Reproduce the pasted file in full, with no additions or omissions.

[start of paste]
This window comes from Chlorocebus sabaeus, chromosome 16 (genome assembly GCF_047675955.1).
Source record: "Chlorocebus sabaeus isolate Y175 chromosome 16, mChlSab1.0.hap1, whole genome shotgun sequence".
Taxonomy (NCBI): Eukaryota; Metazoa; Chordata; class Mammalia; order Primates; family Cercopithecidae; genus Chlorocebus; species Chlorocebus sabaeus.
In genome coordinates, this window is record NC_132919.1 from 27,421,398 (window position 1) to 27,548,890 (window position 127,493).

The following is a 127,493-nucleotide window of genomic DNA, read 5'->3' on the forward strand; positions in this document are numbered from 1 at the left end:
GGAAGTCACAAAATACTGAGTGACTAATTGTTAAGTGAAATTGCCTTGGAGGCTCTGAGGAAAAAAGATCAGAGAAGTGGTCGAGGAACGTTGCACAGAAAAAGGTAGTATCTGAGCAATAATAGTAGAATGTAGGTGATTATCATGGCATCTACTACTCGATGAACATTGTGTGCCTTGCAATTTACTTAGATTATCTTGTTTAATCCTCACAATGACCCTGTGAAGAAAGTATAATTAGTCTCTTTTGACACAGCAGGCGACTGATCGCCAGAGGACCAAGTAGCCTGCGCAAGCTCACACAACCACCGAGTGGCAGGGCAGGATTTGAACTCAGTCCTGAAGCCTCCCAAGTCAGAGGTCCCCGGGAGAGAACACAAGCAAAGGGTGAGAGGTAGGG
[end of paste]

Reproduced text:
This window comes from Chlorocebus sabaeus, chromosome 16 (genome assembly GCF_047675955.1).
Source record: "Chlorocebus sabaeus isolate Y175 chromosome 16, mChlSab1.0.hap1, whole genome shotgun sequence".
Taxonomy (NCBI): Eukaryota; Metazoa; Chordata; class Mammalia; order Primates; family Cercopithecidae; genus Chlorocebus; species Chlorocebus sabaeus.
In genome coordinates, this window is record NC_132919.1 from 27,421,398 (window position 1) to 27,548,890 (window position 127,493).

The following is a 127,493-nucleotide window of genomic DNA, read 5'->3' on the forward strand; positions in this document are numbered from 1 at the left end:
GGAAGTCACAAAATACTGAGTGACTAATTGTTAAGTGAAATTGCCTTGGAGGCTCTGAGGAAAAAAGATCAGAGAAGTGGTCGAGGAACGTTGCACAGAAAAAGGTAGTATCTGAGCAATAATAGTAGAATGTAGGTGATTATCATGGCATCTACTACTCGATGAACATTGTGTGCCTTGCAATTTACTTAGATTATCTTGTTTAATCCTCACAATGACCCTGTGAAGAAAGTATAATTAGTCTCTTTTGACACAGCAGGCGACTGATCGCCAGAGGACCAAGTAGCCTGCGCAAGCTCACACAACCACCGAGTGGCAGGGCAGGATTTGAACTCAGTCCTGAAGCCTCCCAAGTCAGAGGTCCCCGGGAGAGAACACAAGCAAAGGGTGAGAGGTAGGG